America Will Never Be a Post-Racial Society

Unless you're Stephen Colbert, it's hard not recognize America's diversity. As the country becomes more diverse, history tells us that ethnicity will play a larger role in society.

While driving through southern Alabama last month, my father reminded me of a story he told me a long time ago. Somewhere in between trying to graduate high school and staying awake during my undergrad classes, I forgot about this memorable day from his youth. Between my grandparents' house located near the border of Alabama and Florida and my father's Alma Mater Tuskegee University, sits an abandoned gas station far from any sign of civilization. One weekend, my dad and a couple friends were driving home during a break in classes and stopped by that very gas station to fill up and buy some snacks. My dad's friend smiled at the old the gentleman sitting in a rocking chair in front of the store and pointed with his thumb to the car behind him while saying, "Fill her up." My dad immediately noticed something was about to go very wrong as the old man quickly replied, "What you say to me boy?" and began reaching for something in his trousers. My dad advised his friend to forget about the snacks and get back in the car. As they sped off, they heard several gunshots and looked behind them to find the old station owner standing in the middle of the street with his revolver. Forty (40) years later that old man is most likely not around anymore, but the feelings that made him reach for his gun still persist. Much of America is still divided socially and geographically along racial and ethnic lines. Instead of denying the effects of race and culture in our society, we should embrace the unique attributes our diversity gives us and continue to foster mutual understanding and acceptance.

Since the first arrival of British colonists, America has been populated by a diverse array of people. Native Americans, Europeans, and Africans mixed together in the early days of the colony and enjoyed generally peaceful relations. The introduction of chattel slavery and further encroachment of settlers into native lands facilitated the establishment of strict racial divisions that continue into modern times. Over the last 400 years, people from every continent have immigrated to America. The intermingling of people and cultures created economic and social tensions as new immigrants were confronted by more established groups over scarce employment and housing. Certain classes in society benefited economically from these divisions and encouraged conflict. Dehumanizing African slaves made it easier to subject them to forced labor. Manifest Destiny justified forcibly removing native inhabitants from their land. Propaganda spread about German and Irish immigrants led to conflict with more established residents who competed for jobs with these new arrivals. Nowadays, illegal immigrants from Mexico are labeled as threats to low income workers despite also paying taxes for benefits they will never receive. Despite the many divisions in society, shared culture and history have helped to reinforce our shared humanity despite our country’s diversity. 

Although America is increasingly becoming more diverse, there are still many areas that remain divided along racial lines. There are many racially concentrated areas formed by way of historical housing discrimination practices and economic conditions that caused minorities to concentrate in large urban areas. The fact that someone from Utah or the South Side of Chicago can go the first 18 years of their lives without much meaningful contact with someone outside of their race unsurprisingly contributes to much of the lack of cultural understanding in such a diverse nation. Economic divisions probably play an even larger role in society, as individuals from different economic backgrounds tend not to interact. The importance of being able to communicate with people from other cultures should be stressed to every American child going forward, as India and China will soon pass the U.S. as the world's largest economies. This isn't because of their inherent economic superiority, rather is attributed to the sheer size of these nations as future per capita output will push these countries' GDP higher despite projected per capita incomes being a fraction of future American worker output. Going forward, real financial benefit will accrue to those able to create meaningful relationships with individuals from diverging cultures.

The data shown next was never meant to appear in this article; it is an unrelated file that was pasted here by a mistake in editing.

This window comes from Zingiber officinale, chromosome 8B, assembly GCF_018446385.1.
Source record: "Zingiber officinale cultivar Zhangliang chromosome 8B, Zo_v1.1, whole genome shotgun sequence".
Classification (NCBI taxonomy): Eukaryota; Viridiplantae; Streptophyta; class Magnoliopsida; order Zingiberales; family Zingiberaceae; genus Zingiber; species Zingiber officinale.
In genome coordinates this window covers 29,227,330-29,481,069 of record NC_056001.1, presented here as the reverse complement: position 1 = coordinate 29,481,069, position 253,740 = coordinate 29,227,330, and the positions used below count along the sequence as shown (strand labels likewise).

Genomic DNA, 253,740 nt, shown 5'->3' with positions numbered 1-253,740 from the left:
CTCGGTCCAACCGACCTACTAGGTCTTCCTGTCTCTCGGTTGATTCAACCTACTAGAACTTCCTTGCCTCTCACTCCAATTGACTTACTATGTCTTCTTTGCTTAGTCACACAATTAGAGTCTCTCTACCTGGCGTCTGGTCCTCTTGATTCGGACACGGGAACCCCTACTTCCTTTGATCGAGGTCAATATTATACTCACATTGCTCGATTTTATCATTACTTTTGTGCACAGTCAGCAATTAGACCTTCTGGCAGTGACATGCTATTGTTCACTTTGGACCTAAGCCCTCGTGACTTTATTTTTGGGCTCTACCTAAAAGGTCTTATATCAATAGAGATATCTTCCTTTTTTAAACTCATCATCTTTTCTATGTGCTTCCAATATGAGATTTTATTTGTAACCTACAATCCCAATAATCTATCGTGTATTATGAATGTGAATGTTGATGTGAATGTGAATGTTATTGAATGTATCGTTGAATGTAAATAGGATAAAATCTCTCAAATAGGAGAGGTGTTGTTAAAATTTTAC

America has historically been considered a white nation. It was convenient for many to neglect the fact that Native American kindness and acceptance prevented British Colonists from starving and protected them from the attack of more hostile natives, or ignore the fortunes accumulated on the backs of free African labor that literally hand built parts of the country synonymous with America. If one were to examine the nation's history over the last half millennium, the origins of many of the country's socio-economic and political divisions would become apparent. As our country becomes more diverse we should appreciate the fact that America is a truly remarkable place. Where else can people from cultures who fought bitterly for centuries live peacefully and eventually intermarry and have children. Or where film directors have the artist freedom to make movies teaching some country kids how to hightail their moms’ old sedan away a grumpy pistol-toting shopkeeper. Only in America.